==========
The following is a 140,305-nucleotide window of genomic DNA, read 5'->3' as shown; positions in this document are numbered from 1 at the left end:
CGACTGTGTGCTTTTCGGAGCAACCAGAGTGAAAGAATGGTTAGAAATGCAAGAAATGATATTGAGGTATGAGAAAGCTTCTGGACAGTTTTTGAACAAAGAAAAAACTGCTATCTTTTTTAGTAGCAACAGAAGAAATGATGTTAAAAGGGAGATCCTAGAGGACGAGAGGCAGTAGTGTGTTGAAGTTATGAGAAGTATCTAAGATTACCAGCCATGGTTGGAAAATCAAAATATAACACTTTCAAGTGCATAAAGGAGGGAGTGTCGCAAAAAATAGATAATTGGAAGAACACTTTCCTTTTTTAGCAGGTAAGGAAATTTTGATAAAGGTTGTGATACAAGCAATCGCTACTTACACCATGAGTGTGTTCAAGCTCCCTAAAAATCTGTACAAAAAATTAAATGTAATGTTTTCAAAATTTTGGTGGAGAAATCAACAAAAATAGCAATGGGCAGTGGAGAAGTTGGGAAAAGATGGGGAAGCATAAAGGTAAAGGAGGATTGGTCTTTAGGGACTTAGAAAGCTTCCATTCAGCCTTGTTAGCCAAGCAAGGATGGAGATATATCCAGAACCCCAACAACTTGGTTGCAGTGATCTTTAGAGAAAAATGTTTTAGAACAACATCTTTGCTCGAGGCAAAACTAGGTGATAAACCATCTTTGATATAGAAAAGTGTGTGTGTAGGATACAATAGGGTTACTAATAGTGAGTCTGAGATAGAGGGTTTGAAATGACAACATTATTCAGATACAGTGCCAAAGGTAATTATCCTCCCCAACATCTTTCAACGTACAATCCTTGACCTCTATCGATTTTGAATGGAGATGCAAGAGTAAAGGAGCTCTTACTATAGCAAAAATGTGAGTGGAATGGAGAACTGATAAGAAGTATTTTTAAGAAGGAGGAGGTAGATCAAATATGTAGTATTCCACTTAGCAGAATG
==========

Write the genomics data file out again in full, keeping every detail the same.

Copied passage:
The following is a 140,305-nucleotide window of genomic DNA, read 5'->3' as shown; positions in this document are numbered from 1 at the left end:
CGACTGTGTGCTTTTCGGAGCAACCAGAGTGAAAGAATGGTTAGAAATGCAAGAAATGATATTGAGGTATGAGAAAGCTTCTGGACAGTTTTTGAACAAAGAAAAAACTGCTATCTTTTTTAGTAGCAACAGAAGAAATGATGTTAAAAGGGAGATCCTAGAGGACGAGAGGCAGTAGTGTGTTGAAGTTATGAGAAGTATCTAAGATTACCAGCCATGGTTGGAAAATCAAAATATAACACTTTCAAGTGCATAAAGGAGGGAGTGTCGCAAAAAATAGATAATTGGAAGAACACTTTCCTTTTTTAGCAGGTAAGGAAATTTTGATAAAGGTTGTGATACAAGCAATCGCTACTTACACCATGAGTGTGTTCAAGCTCCCTAAAAATCTGTACAAAAAATTAAATGTAATGTTTTCAAAATTTTGGTGGAGAAATCAACAAAAATAGCAATGGGCAGTGGAGAAGTTGGGAAAAGATGGGGAAGCATAAAGGTAAAGGAGGATTGGTCTTTAGGGACTTAGAAAGCTTCCATTCAGCCTTGTTAGCCAAGCAAGGATGGAGATATATCCAGAACCCCAACAACTTGGTTGCAGTGATCTTTAGAGAAAAATGTTTTAGAACAACATCTTTGCTCGAGGCAAAACTAGGTGATAAACCATCTTTGATATAGAAAAGTGTGTGTGTAGGATACAATAGGGTTACTAATAGTGAGTCTGAGATAGAGGGTTTGAAATGACAACATTATTCAGATACAGTGCCAAAGGTAATTATCCTCCCCAACATCTTTCAACGTACAATCCTTGACCTCTATCGATTTTGAATGGAGATGCAAGAGTAAAGGAGCTCTTACTATAGCAAAAATGTGAGTGGAATGGAGAACTGATAAGAAGTATTTTTAAGAAGGAGGAGGTAGATCAAATATGTAGTATTCCACTTAGCAGAATG